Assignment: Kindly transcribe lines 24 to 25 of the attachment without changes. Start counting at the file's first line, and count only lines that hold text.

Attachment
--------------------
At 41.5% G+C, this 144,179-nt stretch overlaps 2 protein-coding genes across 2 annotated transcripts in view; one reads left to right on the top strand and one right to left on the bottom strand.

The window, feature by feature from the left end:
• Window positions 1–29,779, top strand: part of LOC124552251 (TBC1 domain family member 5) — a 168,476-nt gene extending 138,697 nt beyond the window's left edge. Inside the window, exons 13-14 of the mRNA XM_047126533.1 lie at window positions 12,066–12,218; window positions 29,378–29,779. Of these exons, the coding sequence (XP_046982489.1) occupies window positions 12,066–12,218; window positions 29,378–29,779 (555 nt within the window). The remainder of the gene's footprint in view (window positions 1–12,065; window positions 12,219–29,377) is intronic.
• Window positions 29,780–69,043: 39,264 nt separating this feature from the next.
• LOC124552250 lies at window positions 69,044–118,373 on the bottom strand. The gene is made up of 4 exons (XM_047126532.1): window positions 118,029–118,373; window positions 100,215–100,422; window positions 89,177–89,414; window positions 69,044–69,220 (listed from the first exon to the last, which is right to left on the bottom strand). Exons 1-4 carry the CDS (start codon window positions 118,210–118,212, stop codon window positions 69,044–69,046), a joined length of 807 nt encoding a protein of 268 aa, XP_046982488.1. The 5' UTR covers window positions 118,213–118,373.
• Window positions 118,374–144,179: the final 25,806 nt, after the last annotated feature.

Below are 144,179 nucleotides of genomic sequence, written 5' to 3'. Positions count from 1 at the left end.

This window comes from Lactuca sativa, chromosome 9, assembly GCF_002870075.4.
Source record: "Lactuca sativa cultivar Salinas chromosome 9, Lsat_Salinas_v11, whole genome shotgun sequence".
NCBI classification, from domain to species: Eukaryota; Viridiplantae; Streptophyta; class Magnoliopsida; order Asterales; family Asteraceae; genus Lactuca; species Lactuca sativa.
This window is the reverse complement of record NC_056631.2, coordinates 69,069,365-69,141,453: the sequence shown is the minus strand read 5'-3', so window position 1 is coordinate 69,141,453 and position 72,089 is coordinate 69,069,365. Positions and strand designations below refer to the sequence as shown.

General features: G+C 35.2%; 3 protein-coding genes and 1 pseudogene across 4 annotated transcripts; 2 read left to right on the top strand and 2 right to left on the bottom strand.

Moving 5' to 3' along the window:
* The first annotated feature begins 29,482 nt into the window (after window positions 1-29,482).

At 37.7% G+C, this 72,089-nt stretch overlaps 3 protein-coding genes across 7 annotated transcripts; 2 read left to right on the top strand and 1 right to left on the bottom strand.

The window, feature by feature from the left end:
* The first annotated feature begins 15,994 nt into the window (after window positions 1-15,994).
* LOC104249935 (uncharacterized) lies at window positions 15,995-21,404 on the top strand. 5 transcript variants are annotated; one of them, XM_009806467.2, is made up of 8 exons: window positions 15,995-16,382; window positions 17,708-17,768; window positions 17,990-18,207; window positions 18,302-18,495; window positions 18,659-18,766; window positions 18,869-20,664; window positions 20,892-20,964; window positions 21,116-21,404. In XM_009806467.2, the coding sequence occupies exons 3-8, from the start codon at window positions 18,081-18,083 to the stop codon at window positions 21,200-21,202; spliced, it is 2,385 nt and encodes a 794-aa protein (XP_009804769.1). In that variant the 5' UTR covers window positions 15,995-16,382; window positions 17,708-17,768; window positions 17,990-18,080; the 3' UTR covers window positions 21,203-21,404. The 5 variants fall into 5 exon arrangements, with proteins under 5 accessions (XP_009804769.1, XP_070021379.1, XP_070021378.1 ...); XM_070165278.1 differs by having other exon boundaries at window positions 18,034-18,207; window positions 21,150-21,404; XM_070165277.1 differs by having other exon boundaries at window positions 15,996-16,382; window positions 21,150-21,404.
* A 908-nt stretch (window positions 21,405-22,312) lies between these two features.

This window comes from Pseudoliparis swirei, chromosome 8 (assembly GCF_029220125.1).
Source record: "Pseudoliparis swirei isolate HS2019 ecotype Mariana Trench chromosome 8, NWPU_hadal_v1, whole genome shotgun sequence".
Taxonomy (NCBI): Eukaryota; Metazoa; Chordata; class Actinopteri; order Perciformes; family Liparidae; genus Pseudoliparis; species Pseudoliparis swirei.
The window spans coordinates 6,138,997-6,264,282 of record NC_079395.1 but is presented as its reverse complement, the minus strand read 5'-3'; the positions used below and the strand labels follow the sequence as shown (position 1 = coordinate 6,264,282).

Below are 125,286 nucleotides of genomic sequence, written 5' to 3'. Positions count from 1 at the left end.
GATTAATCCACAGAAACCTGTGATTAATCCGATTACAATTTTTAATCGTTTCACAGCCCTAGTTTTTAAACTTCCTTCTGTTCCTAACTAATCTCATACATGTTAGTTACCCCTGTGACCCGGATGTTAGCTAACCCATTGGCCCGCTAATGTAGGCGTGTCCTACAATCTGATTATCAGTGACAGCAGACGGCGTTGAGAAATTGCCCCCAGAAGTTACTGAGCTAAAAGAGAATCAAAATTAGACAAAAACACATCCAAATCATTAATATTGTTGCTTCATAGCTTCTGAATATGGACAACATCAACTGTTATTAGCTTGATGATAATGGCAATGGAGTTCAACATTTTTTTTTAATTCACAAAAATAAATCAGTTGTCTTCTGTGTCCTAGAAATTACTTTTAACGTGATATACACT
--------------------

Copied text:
Below are 125,286 nucleotides of genomic sequence, written 5' to 3'. Positions count from 1 at the left end.
GATTAATCCACAGAAACCTGTGATTAATCCGATTACAATTTTTAATCGTTTCACAGCCCTAGTTTTTAAACTTCCTTCTGTTCCTAACTAATCTCATACATGTTAGTTACCCCTGTGACCCGGATGTTAGCTAACCCATTGGCCCGCTAATGTAGGCGTGTCCTACAATCTGATTATCAGTGACAGCAGACGGCGTTGAGAAATTGCCCCCAGAAGTTACTGAGCTAAAAGAGAATCAAAATTAGACAAAAACACATCCAAATCATTAATATTGTTGCTTCATAGCTTCTGAATATGGACAACATCAACTGTTATTAGCTTGATGATAATGGCAATGGAGTTCAACATTTTTTTTTAATTCACAAAAATAAATCAGTTGTCTTCTGTGTCCTAGAAATTACTTTTAACGTGATATACACT